A
R\ufffd
R\ufffd
\ufffd NaBH4
CH3CH OH2
O
R
R
P
C
OH
H
O O
A
A
\ufffd LiAlH4
CH( )3 2CH O2 HOH work-up
300 C h a p t e r 8 H y d r o x y F u n c t i o n a l G r o u p : A l c o h o l s
Exercise 8-8
Formulate all of the expected products of NaBH4 reduction of the following compounds. 
(Hint: Remember the possibility of stereoisomerism.)
(a) 
B
CCH
O
CH3 CH3CH22 (b) 
B
CCH
O
CH3 CH3CH2 2 (c) 
C
G
H
&CH CH3
CH3
2
B
CC
O
CH3CH2 
Pentanal
H
A
A
CH CH3
O
CH2CH2CH2
CH3
NaBH4
CH OH2B CH CH3
OH
CH2CH2CH2
,
1-Pentanol
85%
Examples of Hydride Reductions of Aldehydes and Ketones to Alcohols
O
Cyclobutanone Cyclobutanol
90%
1. LiAlH4,
 (CH3CH2)2O\u2217
2. H\ufffd, H2O OH
H
Exercise 8-9
Because of electronic repulsion, nucleophilic attack on the carbonyl function does not occur per-
pendicular (908 angle) to the p bond, but at an angle (1078) away from the negatively polarized 
oxygen. Consequently, the nucleophile approaches the target carbon in relatively close proximity 
to its substituents. For this reason, hydride reductions can be stereoselective, with the delivery of 
hydrogen from the less hindered side of the substrate molecule. Predict the likely stereochemical 
outcome of the treatment of compound A with NaBH4. (Hint: Draw the chair form of A.)
O
A
B
Why not use the simpler reagents LiH or NaH (Section 1-3) for such reductions? 
The reason is the reduced basicity of hydride in the form of BH4
2 and AlH4
2, as well as 
the higher solubility of the B and Al reagents in organic solvents. For example, free hydride 
ion is a powerful base that is instantly protonated by protic solvents [see Exercise 8-4(d)], 
but attachment to boron in BH4
2 moderates its reactivity considerably, thus allowing NaBH4 
to be used in solvents such as ethanol. In this medium, the reagent donates hydride to the 
carbonyl carbon with simultaneous protonation of the carbonyl oxygen by the solvent. The 
ethoxide generated from ethanol combines with the resulting BH3 (which is electron defi -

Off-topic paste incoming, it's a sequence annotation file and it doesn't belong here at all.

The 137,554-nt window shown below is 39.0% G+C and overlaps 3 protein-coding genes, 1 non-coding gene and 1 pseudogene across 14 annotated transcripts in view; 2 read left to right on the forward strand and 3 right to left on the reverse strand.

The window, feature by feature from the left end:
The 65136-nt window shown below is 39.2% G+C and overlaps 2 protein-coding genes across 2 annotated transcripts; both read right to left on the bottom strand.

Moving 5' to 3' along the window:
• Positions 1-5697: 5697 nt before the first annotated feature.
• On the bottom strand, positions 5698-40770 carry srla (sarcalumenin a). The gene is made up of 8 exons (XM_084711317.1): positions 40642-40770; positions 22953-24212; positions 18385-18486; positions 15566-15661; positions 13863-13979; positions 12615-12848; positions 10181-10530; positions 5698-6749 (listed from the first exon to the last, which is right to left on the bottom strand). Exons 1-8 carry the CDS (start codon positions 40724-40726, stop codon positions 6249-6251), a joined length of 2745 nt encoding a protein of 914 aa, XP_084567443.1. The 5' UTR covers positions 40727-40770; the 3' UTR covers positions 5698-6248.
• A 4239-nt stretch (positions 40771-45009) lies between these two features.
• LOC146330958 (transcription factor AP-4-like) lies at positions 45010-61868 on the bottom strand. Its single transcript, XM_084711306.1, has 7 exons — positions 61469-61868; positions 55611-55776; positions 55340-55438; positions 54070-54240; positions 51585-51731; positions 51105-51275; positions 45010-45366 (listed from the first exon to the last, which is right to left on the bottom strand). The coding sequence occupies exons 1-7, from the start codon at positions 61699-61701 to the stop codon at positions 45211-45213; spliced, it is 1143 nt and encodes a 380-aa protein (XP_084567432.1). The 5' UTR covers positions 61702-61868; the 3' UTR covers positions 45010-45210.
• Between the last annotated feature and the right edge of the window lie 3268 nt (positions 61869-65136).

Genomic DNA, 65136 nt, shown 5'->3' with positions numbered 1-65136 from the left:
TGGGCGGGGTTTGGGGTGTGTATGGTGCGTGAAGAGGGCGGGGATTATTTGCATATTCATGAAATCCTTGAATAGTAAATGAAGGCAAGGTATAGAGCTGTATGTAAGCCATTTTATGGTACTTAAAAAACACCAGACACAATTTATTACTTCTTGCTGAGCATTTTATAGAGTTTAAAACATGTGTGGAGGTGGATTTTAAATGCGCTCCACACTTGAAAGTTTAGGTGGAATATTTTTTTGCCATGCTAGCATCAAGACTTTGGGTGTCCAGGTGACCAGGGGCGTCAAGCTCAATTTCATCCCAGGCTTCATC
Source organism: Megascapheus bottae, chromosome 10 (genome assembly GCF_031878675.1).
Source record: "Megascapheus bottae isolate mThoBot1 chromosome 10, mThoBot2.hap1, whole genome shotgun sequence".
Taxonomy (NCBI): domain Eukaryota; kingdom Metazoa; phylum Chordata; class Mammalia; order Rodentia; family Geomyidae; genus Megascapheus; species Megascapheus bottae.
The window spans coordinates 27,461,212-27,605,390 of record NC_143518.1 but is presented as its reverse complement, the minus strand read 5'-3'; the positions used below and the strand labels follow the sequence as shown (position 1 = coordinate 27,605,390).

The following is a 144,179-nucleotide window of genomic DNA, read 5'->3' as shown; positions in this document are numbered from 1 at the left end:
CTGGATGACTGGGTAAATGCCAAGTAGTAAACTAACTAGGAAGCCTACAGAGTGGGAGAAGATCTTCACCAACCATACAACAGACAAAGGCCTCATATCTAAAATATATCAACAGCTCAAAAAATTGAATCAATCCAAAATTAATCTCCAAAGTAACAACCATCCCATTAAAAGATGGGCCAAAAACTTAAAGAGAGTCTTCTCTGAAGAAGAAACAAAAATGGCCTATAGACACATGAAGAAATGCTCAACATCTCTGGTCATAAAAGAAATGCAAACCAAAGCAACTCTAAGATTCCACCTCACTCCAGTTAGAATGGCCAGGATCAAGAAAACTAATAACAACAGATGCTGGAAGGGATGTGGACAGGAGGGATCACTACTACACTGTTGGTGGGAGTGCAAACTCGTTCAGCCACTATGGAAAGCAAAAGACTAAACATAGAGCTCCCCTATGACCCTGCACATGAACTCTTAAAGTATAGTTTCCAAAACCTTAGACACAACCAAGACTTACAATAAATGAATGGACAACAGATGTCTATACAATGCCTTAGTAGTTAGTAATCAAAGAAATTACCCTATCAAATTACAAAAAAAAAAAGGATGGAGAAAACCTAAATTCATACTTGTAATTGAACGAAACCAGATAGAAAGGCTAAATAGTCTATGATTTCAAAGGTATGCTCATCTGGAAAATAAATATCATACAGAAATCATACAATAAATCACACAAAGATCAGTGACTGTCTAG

cient, with 6 electrons; see Section 1-8), giving ethoxyborohydride.
A
A
O O O O Na\ufffd H3
\ufffd \ufffd
Na\ufffd H3 OC CH H OHHB OCH2CH3 BOCH2 CH3\ufffd
Ethanol solvent Product alcohol Sodium ethoxyborohydride
Mechanism of NaBH4 Reduction
G
D
\u161\ufffd\u161\ufffd \u161\ufffd\u161\ufffd
Electrophilic Nucleophilic
Note: The reduction of 
cyclobutanone introduces a 
short convention to describe 
several step sequences. In 
step 1, the starting material 
is reacted with LiAlH4 in 
ethoxyethane (diethyl ether). 
In step 2, the product of this 
transformation is treated with 
aqueous acid. It is important 
to understand and use this 
convention correctly. For 
example, mixing the reagents 
of 1 and 2 will cause violent 
hydrolysis of LiAlH4.
MECHANISM
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 C h a p t e r 8 301
Alcohol synthesis by reduction can be reversed: chromium reagents
We have just learned how to make alcohols from aldehydes and ketones by reduction with 
hydride reagents. The reverse process is also possible: Alcohols may be oxidized to produce 
aldehydes and ketones. A useful reagent for this purpose is a transition metal in a high 
oxidation state: chromium(VI). In this form, chromium has a yellow-orange color. Upon 
exposure to an alcohol, the Cr(VI) species is reduced to the diagnostic deep green Cr(III) 
(see Chemical Highlight 8-2). The reagent is usually supplied as a dichromate salt (K2Cr2O7 
or Na2Cr2O7) or as CrO3. Oxidation of secondary alcohols to ketones is often carried 
out in aqueous acid, in which all of the chromium reagents generate varying amounts of 
chromic acid, H2CrO4, depending on pH.
OC
A
A
O OCH OO
\ufffd\ufffd
H3 H3HAl AlLi\ufffd Li\ufffd
Lithium
alkoxyaluminum
hydride
Mechanism of LiAlH4 Reduction
G
D
POCG
D
Repeat three times:
React with three more
\u161\ufffd \u161\ufffd
(H CO O
A
O)
A
H CO O
A
OH
A
\ufffd \ufffd LiOH4 Al(OH)4 3
HOH work-up
Li\ufffdAl\ufffd
Lithium tetraalkoxy-
aluminate
Product alcohol
\u161\ufffd
\u161\ufffd \u161\ufffd \u161\ufffd \u161\ufffd
MECHANISM
ANIM
ATION ANIMATED MECHANISM: 
Reduction of cyclobutanone 
with lithium aluminum 
hydride
8 - 6 S y n t h e s i s o f A l